Dust generously with kosher salt. Keller uses about a tablespoon, I’ll use a bit less, but as Keller says, it’s greatwhen the bird has been cooked, and you can still see the salt crystals sitting on the skin. That means your bird should have patted dry well. Into a 450 degree oven for 50-60 minutes. No basting. Just peek every now and then and make sure it’s spitting nicely.
Meanwhile, I set up a pot with the giblets. I tear off skin and fat from the neck or any other organ as I’m trying to make a quick stock — fat and skin will cloud it up. I toss the giblets in the pot with a chopped shallot, some peppercorns, water to cover, and some white-wine for depth. This will simmer for about as long as the chicken is roasting.
Meanwhile, I’ll work on the side. I got some fresh green beans, so I snap off the ends, then toss in some heavily salted, boiling water.
In about 4-5 minutes, the green beans will be almost cooked. I look for a snappy crunchness, almost what I want on the plate, but a little more raw (they’ll be heated up again later and will finish cooking). Only one way to tell if they hit that stage:
Then, shock immediately in ice-water to stop the cooking. These can be kept in the fridge for a while on paper towels, so you could actually do this part first if you want.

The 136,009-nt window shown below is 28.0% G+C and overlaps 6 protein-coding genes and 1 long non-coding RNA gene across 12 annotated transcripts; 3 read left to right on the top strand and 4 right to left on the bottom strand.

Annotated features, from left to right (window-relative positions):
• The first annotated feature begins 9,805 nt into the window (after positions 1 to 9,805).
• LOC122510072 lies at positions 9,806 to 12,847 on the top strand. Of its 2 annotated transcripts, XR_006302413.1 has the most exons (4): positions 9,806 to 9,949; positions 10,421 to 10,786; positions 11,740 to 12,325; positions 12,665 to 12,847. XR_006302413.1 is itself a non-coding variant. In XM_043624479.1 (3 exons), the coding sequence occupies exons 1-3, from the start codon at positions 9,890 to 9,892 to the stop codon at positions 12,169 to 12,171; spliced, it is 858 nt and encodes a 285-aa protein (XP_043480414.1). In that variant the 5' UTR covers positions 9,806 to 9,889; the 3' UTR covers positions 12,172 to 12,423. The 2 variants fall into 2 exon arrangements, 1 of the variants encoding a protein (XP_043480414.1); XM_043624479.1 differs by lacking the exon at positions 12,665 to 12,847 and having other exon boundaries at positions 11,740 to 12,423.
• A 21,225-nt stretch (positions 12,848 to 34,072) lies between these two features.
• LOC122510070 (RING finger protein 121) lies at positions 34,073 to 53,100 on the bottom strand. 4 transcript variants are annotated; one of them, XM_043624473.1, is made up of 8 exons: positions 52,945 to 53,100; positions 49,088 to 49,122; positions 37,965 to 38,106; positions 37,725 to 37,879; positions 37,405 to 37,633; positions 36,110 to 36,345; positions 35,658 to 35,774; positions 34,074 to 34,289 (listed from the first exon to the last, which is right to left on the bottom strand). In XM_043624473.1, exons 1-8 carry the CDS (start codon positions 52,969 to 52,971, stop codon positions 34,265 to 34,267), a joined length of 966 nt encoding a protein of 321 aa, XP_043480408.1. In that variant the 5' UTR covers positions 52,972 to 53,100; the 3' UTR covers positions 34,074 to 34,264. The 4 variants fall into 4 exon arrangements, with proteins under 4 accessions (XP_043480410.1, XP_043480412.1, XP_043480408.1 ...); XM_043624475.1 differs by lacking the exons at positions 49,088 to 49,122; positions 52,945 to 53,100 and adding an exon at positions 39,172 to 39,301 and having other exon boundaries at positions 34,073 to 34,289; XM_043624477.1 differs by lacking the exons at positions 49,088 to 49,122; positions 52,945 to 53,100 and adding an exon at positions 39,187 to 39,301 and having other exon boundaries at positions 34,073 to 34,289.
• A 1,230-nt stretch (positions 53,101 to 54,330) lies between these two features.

The chicken is ready when a thermometer inserted into the thigh just hits 165-170 (it will finish cooking as it rests.) Meanwhile, that skin is wonderfully crisp, and you can still see the salt crystals.
I cut the chicken in half, and that’s the way I’ll serve it. But, it can rest this way and reabsorb some juiciness.
I put the roasting pan on a burner and heat up to medium. I add some flour to the chicken juices and will basically make a roux. Add a bit of thyme (personally — I hate rosemary. I think it tastes like sappy pine trees. But thyme is a wonderful herb that works equally or better. It should be fresh thyme, but I was out, alas, and I was forced to use dried.) Then, after the roux/thyme was stirred a bit, I added half the giblet stock.
The gravy was stirred and left to simmer a bit. The green beans get finished quickly. Some butter is heated, then a shallot is quickly sautéed to tenderness. The shallot is removed, then sliced almonds are toasted in the same butter until just barely golden, then also removed.
A beurre noisette is a broken-butter sauce in which the milk solids are lightly toasted. After the shallots and almonds, the butter is almost there, and I just toast it a little more to brown it. Then, after taking it off the heat, I add the juice of a lemon (which can instantly burn the butter if it’s still too hot).
The green beans go in the noisette, followed by the cooked shallots and toasted almonds, a little white wine, and some of the giblet stock.
This is heated and incorporated together, and some feta is added when everything is nice and warm.
Plating: Half a chicken, green beans in front (most of the liquid can be strained out), gravy poured over the chicken and in front of the beans.
Ah, what simple decadence.
However, you probably need to clean your oven now.